We Now Know Why ESA's Schiaparelli Lander Crashed On Mars

An artist's impression of Schiaparelli. ESA/ATG medialab

Don’t you hate it when you think you’re underground, but you're actually several kilometers in the air?

Sure, probably not a regular occurrence for most of us – but that’s probably what happened to ESA’s Schiaparelli ExoMars lander last month, according to a statement from the agency after studying available data.

Schiaparelli was supposed to pass through the atmosphere of Mars, deploying its parachute and jettisoning its heat shield, before using thrusters to touch down on the surface on October 19.

Everything seemed to be looking good. The lander deployed its parachute correctly 12 kilometers (7.5 miles) above the surface at a speed of 1,730 kilometers per hour (1,075 miles per hour), and released its heatshield at 7.8 kilometers (4.9 miles).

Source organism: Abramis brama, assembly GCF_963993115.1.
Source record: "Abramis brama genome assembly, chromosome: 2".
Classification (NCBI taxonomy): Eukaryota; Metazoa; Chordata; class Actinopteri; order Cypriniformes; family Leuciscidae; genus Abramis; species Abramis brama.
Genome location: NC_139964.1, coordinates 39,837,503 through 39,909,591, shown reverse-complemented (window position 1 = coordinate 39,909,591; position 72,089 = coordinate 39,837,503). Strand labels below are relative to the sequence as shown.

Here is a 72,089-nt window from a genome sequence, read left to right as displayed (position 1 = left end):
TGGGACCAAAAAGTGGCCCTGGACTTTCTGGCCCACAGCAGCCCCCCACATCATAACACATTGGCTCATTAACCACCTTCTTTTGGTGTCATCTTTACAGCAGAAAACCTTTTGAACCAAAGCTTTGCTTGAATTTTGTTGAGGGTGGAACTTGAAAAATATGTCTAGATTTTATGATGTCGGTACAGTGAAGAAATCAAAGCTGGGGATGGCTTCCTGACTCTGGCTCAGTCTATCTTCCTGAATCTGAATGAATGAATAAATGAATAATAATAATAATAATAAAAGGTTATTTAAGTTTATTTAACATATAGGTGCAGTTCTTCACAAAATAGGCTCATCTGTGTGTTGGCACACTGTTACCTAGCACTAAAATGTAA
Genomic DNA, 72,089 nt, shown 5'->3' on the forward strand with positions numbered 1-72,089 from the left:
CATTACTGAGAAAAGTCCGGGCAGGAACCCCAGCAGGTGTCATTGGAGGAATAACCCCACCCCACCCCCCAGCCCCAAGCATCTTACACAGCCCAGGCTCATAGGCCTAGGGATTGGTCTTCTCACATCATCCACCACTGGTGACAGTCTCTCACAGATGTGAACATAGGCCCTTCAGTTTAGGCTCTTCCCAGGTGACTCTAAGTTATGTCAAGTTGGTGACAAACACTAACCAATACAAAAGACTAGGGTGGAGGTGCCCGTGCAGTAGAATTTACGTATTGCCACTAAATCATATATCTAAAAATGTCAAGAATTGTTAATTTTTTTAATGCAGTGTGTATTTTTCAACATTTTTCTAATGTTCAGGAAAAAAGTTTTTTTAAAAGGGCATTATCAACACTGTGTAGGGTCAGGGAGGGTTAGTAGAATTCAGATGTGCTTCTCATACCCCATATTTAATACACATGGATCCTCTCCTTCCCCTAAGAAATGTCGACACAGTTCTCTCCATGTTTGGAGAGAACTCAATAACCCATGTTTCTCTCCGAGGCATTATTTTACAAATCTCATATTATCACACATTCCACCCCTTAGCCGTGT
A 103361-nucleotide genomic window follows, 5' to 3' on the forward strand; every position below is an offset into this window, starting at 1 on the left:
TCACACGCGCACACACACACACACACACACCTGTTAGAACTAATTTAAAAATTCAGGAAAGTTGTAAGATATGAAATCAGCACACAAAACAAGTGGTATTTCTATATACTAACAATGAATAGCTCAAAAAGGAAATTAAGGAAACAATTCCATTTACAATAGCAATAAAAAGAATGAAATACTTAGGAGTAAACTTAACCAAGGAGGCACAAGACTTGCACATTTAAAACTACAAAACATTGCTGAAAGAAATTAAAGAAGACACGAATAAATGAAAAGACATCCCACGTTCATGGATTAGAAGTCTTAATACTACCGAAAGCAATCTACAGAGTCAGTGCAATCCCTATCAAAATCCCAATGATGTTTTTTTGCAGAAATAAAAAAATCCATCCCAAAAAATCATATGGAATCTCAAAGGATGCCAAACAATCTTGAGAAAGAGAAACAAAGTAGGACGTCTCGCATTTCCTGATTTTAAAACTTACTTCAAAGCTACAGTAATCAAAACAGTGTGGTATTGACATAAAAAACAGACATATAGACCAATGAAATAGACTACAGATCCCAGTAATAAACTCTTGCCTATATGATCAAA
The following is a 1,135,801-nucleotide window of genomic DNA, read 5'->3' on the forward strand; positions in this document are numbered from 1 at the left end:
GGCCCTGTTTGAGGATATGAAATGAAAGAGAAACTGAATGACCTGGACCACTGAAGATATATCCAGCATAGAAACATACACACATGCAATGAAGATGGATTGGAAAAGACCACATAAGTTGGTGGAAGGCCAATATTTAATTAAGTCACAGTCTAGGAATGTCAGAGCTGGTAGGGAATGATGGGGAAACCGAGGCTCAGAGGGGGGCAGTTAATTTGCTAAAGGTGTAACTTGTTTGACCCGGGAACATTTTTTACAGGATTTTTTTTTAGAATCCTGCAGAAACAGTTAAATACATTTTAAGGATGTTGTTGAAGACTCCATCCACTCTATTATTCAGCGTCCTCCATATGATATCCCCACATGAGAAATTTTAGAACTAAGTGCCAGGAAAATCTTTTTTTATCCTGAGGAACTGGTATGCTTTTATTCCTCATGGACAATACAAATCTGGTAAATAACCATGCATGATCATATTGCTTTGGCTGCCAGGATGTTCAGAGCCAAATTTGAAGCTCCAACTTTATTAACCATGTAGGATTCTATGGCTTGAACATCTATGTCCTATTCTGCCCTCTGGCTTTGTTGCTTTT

But then things went wrong. An instrument that was measuring the rotation of the lander, the Inertial Measurement Unit (IMU), hit a maximum reading and recorded a rotation 1 second longer than expected.

This glitch was enough to cause the navigation systems to go haywire. Due to the “erroneous information”, in ESA’s words, the lander suddenly thought it was below ground level – when it was actually still 3.7 kilometers (2.3 miles) above the ground.

The result was that it immediately released its parachute and backshell (the casing on top of the lander), fired its thrusters, and turned on its ground instruments – thinking it had landed. Instead, it went into freefall, ultimately crashing into the surface at more than 300 km/h (186 mph), where it was instantly destroyed.

This image shows the remains of Schiaparelli on the surface of Mars. NASA/JPL-Caltech/University of Arizona

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